What started as a concerned curiosity to help our electrician bhaiya for the present Covid-19 pandemic, has now become an initiative reaching 240 families covering 1000 to 1100 people approximately. Bhaiya from Saharsa, Bihar tells us how the lack of owning a ration card hinders him and others like him from receiving dry grocery items. We contacted a few NGOs, of which Centre For Advocacy and Research (CFAR), Kalkaji came forward and made generous contributions of essential items which includes rice, dal, oil, soap, sanitary napkins, tea, sugar, salt, and spices.
How To Get Started?
We are a group of four research scholars from JNU and part of the organization DAPSA (Dalits, Adivasis, professors, scholars association) quarantining together at Vasant Kunj Enclave. Interactions that happen when we step out to get vegetables and groceries were laden with stories of hardships and suffering. Once we got positive reciprocation in what started as a few hopeful calls, it was decided in a matter of minutes that we would be involved in this initiative together.
Post making a few calls and we had our building caretaker, carpenter and two of his friends were ready to help us with getting names and doing the listing of the residents of Shankar Camp against their Aadhar number (for purposes of transparency and equal distribution). Shankar Camp is the area behind Vasant Kunj and is inhabited by approximately 5000 people with a predominant migrant population from Bihar, Sundarbans and Uttar Pradesh.
We decided to wrap sanitary napkins in paper bag so as to solve the issue. But the problem persisted, now with two specific complaints that women can’t accept sanitary pads delivered by men and that food (dry groceries) can’t be touching sanitary pads.
The above-mentioned four men also became the people responsible for distribution of the ration (whilst maintaining all rules of distancing and hygiene) to the respective families listed on our first roll. We did a two-hour long crowd funding drive on our social media to cover for our logistics (payment for our distributors, petrol for delivery, gloves, masks and extra oil and sanitary pads).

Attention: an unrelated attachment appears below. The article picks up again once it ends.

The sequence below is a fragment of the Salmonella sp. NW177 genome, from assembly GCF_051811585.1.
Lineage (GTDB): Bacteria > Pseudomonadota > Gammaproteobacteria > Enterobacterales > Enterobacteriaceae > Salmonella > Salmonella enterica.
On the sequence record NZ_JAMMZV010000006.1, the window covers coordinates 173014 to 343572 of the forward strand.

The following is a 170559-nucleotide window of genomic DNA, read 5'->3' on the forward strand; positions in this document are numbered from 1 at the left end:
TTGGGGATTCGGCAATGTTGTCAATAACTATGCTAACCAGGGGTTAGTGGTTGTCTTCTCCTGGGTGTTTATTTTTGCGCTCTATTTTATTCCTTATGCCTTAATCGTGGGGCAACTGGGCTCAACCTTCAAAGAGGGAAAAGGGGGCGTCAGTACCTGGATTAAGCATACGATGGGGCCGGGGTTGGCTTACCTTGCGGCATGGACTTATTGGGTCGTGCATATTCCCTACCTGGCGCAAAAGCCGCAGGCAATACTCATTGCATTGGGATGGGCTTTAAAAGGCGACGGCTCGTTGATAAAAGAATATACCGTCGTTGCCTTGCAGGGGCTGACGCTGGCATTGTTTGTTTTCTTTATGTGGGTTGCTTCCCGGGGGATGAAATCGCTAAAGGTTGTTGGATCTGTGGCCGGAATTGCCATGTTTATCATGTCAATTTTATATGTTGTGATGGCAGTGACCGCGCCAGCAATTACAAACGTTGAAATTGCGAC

Our experiences on ground were totally different from what we had perceived. We knew we would be reckoned with logistical and monetary challenges. But, that menstrual hygiene might hinder the relief work for Covid-19 or that we were threatening power relations for the men in the area was a far-fetched thought. Alas, we were wrong. It is important here to also mention the problems we faced in particular to gender norms.
men in the area are quite displeased with the fact that four women are taking decisions regarding an initiative as significant as food drive, the consequence of which was taunts directed at the distributors.
Firstly, since social distancing was our prime concern, we decided that us quarantining together would take care of packaging. But every other evening our distributors would bring forth sanitary napkins. We, therefore, decided to wrap them in paper bag so as to solve the issue. But the problem persisted, now with two specific complaints that women can’t accept sanitary pads delivered by men and that food (dry groceries) can’t be touching sanitary pads.
In a non Covid-19 world, we the women, contingent of the initiative, would have either stepped up for the distribution or included women from the area for distribution. Both the options were risky for us and hence unfortunately, we had to stop providing sanitary pads in our packages. We have saved the sanitary napkins to be included in the next list aimed at widows in the area.
Secondly, men in the area are quite displeased with the fact that four women are taking decisions regarding an initiative as significant as food drive, the consequence of which was taunts directed at the distributors.
It is disappointing that even in the year 2020 and even during such trying times, patriarchy pervades and persists. This work has been exhausting due to both the unprecedented amount of labour involved and the compulsive mental re-checks on hygiene. However, it has also been fulfilling and we will continue fighting Covid-19 and patriarchy one day at a time.
Team Shankar Camp
Aditi Narayani: She is pursuing her Phd from Jawaharlal Nehru University and is actively involved with Dalit Politics.
Mayalo Boro: She is a Research scholar at School of International Studies, Jawaharlal Nehru University. She is vocal about Tribal Rights and is working on environmental issues.
Poonam Boro: She is doing her Masters from Informal Sector and Labour Studies and has been actively involved with Migrant Labourers issues
Anuradha Sinha: She is a Research Scholar at School of International Studies, Jawaharlal Nehru University. She is working on migration and EU policies.
All pictures have been provided by the author.